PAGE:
21 May Top Tips for Small Hotels
Creating Memorable Experiences is the Key to B&B Customer Referral
Gorgeous country villages like Marysville in Victoria have always appealed to holidaymakers. While many visit for a rejuvenating weekend getaway, most also recognise that their tourist dollar contributes to the Black Saturday recovery of these towns.
“People love these towns, but they also want to help. Providing exceptional customer experiences, particularly for guest accommodation such as bed and breakfasts, is an opportunity to get visitors to become ambassadors for the area and the services here,” says Danielle Spinks, services marketing consultant at MVMM.
Power of Recommendations
“The recommendation of someone who has already experienced your service is worth much more than paid advertising. With social media like YouTube, Facebook and Twitter, word-of-mouse is now the norm. There is real opportunity for small providers to leverage this world of conversation — by creating exceptional experiences that delight your customers and give them bragging rights,” says Danielle.
Minimising Perceptions of Risk
“Staying at a B&B is a very personal experience. From a customer perspective, there is also a high degree of risk. If you stay at a brand name hotel, for example, you know what you’re going to get because the experience is all very standardised,” says Danielle.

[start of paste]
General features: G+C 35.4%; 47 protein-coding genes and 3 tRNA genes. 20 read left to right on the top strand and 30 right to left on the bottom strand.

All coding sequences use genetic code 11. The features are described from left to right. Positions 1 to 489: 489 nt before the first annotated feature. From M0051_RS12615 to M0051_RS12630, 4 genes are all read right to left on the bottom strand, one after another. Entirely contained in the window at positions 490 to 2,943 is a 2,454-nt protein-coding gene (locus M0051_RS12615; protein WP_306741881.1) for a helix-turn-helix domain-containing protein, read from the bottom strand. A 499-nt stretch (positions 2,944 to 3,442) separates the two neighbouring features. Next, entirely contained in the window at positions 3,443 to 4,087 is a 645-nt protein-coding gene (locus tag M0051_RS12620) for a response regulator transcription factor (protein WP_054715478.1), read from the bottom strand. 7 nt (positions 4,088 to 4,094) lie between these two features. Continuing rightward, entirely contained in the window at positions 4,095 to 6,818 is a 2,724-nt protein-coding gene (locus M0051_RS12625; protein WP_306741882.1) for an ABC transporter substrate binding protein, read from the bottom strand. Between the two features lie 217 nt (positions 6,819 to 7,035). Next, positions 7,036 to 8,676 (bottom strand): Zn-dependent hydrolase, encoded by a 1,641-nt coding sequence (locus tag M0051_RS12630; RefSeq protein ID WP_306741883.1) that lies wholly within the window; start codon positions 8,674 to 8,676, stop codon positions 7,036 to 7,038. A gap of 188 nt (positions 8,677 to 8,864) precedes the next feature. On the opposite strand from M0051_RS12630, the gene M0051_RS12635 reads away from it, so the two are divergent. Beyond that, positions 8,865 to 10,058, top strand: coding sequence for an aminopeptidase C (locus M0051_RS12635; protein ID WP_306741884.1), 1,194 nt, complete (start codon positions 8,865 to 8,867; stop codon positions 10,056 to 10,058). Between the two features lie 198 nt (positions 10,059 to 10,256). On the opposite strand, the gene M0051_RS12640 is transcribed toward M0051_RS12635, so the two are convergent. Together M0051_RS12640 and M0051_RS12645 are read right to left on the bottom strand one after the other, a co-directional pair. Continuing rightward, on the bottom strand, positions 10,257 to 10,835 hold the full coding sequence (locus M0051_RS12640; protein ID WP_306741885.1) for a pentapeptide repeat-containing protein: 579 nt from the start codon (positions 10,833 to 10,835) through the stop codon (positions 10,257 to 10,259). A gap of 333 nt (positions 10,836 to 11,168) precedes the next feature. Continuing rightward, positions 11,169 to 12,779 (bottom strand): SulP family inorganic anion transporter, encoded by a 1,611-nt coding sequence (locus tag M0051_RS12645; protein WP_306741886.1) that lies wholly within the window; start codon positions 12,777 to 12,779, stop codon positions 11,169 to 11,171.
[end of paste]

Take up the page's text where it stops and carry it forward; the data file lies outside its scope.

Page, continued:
“It’s much harder to assess the quality of an experience with a B&B so the customer really looks for clues that will help them. They don’t just look at the quality of soap, towels, linen and so on. All physical material sends a signal to the customer about service quality. That includes business cards, brochures, menus, instructions and signage.”
Importance of Physical Evidence
Graphic designer and print broker Leisa Dent from Alexandra Design works with many hospitality organisations to achieve quality printed materials.
“The quality of the materials needs to reflect the quality of the service you want to provide. For example, if you offer a gourmet breakfast but the menu in the room is printed on tatty bond paper covered with coffee stains, guests are going to wonder whether the breakfast will be any good. It’s the little details that count.”
Alexandra Design has created a number of custom branded items for three to five-star hotels around Australia and now smaller guest accommodation businesses.
“There are many ways you can make the guest feel welcome and looked after. It could be beautiful drink coasters with local wildlife or landmarks, a thoughtful welcome card, even a hand-drawn map of local walks and activities can add so much to their stay,” says Leisa who provides different stocks and finishes for different clients.
Danielle Spinks agrees that design and the small details are a worthwhile investment. “It doesn’t matter what type of customer experience you want to create. It could be relaxed, exciting, creative, quirky, all of the tangible touchpoints should seek to reinforce that experience. Each of the elements adds to the guest’s sense that they are receiving value.”
What things have you done to ensure positive word of mouth since the ‘crisis’?
Image courtesy of Small Hotels Dublin